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New Mexico Mineral Symposium — Abstracts

From gold to lead: the mineral riches of Leadhills-Wanlockhead mining district, Scotland

Nathalie N. Brandes and Paul T. Brandes

View PDF (3.11 MB) 

Leadhills and Wanlockhead, straddle the border of South Lanarkshire and Dumfries and Galloway on the north slope of the Lowther Hills. The rugged hills reveal piles of waste rock, adits and shafts, and deep gullies of 500-year-old hushes from the area’s long mining history.

Leadhills–Wanlockhead is located in the Southern Uplands Terrane. It is bounded to the south by the Iapetus Suture, which formed during the collision of Laurentia and Avalonia. The northern boundary is the Southern Uplands Fault, which separates the terrane from the Midland Valley. Rocks of the Southern Uplands Terrane are predominantly Ordovician and Silurian greywacke and shale that have been intensely faulted into an imbricate thrust belt. It formed as an accretionary wedge as the Iapetus Ocean closed. The southernmost (mid-Silurian) part of the terrane formed in a foreland fold and thrust belt setting over riding Avalonia during the collision with Laurentia. The oldest rocks around Leadhills–Wanlockhead are the chert, mudstone, and basalt of the Crawford Group. Black shale, chert, and meta-bentonite of the Moffat Shale Group overlie the Crawford Group. All of these rocks are interpreted to have been deposited on the ocean floor. Turbidite greywackes deposited as submarine fans comprise the Kirkcolm Formation, Portpatrick Formation, and Shinnel Formation.

Leadhills–Wanlockhead is the largest and most productive lead-zinc deposit in Scotland. About 70 veins occur in an 8 km2 area. Ore veins are hosted by the intensely fractured and faulted Portpatrick Formation and are confined to an area between the Leadhills Fault to the northwest and the Fardingmullach Fault to the southeast. Typical vein width is about 1 m, although the largest has a width of 4.3 m. The ore deposits were emplaced during the Carboniferous at a depth of about 600 to 1,200 m by saline fluids (19 to 30 equivalent weight percent NaCl + CaCl2) at temperatures calculated to be 143 to 281°C. A pre-mineralisation reverse fault with impermeable rocks in the hanging wall created a barrier for ore fluids and forms the northwest boundary of the mineral deposits. Ore fluids are thought to be derived from sedimentary basins in the Midland Valley. Crustal thinning and extension increased the geothermal gradient, causing migration of these fluids along major faults. An alternative source of the fluids suggested by some researchers could be metamorphosed Ordovician black shales.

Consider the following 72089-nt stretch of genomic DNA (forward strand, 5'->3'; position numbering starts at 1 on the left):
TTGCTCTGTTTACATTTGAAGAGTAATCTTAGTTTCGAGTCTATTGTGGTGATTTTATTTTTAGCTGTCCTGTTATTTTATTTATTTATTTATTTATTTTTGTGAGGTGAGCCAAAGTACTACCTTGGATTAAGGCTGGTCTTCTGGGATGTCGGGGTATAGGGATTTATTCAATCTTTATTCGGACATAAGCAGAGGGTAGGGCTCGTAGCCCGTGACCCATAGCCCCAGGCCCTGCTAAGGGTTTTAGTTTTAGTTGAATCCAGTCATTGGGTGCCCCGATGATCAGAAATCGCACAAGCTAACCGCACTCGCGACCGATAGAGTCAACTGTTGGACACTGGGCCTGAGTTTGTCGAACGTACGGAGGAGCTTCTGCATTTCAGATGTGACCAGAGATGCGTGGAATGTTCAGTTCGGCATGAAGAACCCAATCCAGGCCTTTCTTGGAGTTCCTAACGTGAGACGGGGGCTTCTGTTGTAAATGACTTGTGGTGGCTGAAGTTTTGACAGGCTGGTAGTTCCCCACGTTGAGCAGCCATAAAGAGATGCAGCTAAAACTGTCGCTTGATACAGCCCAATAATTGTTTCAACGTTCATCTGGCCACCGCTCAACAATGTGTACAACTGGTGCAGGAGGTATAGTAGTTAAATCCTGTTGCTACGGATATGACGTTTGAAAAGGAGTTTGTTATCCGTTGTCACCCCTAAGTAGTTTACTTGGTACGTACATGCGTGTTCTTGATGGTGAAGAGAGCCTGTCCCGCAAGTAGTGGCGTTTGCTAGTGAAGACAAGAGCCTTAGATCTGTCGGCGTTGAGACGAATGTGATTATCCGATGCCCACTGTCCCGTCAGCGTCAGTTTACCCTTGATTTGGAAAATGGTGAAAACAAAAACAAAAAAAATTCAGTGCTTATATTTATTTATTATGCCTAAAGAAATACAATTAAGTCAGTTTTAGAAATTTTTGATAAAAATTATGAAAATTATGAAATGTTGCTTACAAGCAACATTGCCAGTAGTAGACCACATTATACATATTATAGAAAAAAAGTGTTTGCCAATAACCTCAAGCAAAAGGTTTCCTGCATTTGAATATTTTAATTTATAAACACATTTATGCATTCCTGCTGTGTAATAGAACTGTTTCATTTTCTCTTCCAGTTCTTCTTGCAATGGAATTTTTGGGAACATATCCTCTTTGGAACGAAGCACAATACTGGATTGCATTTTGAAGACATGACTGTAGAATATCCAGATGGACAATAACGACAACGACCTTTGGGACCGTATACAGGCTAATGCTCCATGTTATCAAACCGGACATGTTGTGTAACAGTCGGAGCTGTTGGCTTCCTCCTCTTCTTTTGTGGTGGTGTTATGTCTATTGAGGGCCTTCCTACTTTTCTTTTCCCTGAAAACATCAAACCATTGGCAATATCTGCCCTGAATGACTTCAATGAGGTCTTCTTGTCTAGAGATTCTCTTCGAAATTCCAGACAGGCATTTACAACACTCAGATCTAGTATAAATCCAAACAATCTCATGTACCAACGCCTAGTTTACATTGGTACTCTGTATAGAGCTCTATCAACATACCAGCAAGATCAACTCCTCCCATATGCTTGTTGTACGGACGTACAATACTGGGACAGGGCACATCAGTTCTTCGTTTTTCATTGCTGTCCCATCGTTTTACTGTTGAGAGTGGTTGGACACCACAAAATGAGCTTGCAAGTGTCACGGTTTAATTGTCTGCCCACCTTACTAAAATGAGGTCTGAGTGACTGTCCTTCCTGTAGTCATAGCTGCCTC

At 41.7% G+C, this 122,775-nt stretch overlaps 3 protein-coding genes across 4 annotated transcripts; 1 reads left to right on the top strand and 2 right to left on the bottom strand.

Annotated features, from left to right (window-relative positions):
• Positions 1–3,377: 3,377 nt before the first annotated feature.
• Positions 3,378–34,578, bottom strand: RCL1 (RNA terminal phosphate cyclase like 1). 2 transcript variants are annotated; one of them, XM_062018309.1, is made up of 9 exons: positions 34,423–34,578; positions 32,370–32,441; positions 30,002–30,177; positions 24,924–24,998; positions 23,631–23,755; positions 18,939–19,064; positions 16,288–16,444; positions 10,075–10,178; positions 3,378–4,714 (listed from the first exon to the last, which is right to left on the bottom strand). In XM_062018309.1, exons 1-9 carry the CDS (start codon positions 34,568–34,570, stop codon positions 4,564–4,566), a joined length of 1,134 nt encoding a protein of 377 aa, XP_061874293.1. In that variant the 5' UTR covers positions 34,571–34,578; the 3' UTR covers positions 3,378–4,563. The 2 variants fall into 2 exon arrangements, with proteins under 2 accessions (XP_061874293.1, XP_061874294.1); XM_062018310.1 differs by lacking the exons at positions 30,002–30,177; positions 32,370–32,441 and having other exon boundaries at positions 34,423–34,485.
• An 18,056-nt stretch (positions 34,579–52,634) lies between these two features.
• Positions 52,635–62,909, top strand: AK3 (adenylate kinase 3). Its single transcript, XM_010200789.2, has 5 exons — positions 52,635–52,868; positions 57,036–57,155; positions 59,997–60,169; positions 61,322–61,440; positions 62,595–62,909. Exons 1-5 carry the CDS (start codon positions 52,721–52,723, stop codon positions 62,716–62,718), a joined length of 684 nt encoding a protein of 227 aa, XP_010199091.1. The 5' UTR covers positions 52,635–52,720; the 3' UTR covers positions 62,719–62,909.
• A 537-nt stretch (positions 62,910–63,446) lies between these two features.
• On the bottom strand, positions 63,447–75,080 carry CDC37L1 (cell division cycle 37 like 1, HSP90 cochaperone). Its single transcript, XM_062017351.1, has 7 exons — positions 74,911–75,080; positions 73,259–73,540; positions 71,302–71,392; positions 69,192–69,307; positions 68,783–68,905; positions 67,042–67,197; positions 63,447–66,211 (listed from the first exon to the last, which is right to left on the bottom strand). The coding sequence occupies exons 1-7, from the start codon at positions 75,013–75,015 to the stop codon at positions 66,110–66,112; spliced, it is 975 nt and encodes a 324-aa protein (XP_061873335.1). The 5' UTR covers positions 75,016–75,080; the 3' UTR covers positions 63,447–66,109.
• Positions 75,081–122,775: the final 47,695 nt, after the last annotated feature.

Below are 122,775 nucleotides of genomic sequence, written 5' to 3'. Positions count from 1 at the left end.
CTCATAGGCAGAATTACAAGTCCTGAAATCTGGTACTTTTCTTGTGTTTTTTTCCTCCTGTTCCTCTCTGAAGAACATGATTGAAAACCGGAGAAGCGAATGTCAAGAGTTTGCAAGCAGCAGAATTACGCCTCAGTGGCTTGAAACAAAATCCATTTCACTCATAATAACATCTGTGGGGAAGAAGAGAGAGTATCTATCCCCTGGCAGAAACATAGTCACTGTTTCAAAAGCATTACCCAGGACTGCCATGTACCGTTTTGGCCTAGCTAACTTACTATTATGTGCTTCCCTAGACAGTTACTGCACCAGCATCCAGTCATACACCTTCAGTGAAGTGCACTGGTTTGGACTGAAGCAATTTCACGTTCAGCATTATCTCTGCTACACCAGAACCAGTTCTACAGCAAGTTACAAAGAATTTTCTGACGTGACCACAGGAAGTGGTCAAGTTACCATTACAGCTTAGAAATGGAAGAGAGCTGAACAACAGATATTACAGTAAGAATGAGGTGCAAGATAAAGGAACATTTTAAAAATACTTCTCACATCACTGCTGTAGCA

Typical veins include the ore minerals galena, sphalerite, and chalcopyrite with the gangue minerals ankerite, calcite, dolomite, quartz, barite, and pyrite. The upper parts of the veins are oxidised, which has created numerous interesting oxidation minerals. In addition, interesting minerals can be found in slag heaps. Overall, 108 different minerals have been identified at Leadhills–Wanlockhead and it is the type locality of ten minerals: caledonite, chenite, lanarkite, leadhillite, macphersonite, mattheddleite, plattnerite, plumbonacrite, scotlandite, and susanite. The area also hosts alluvial gold deposits.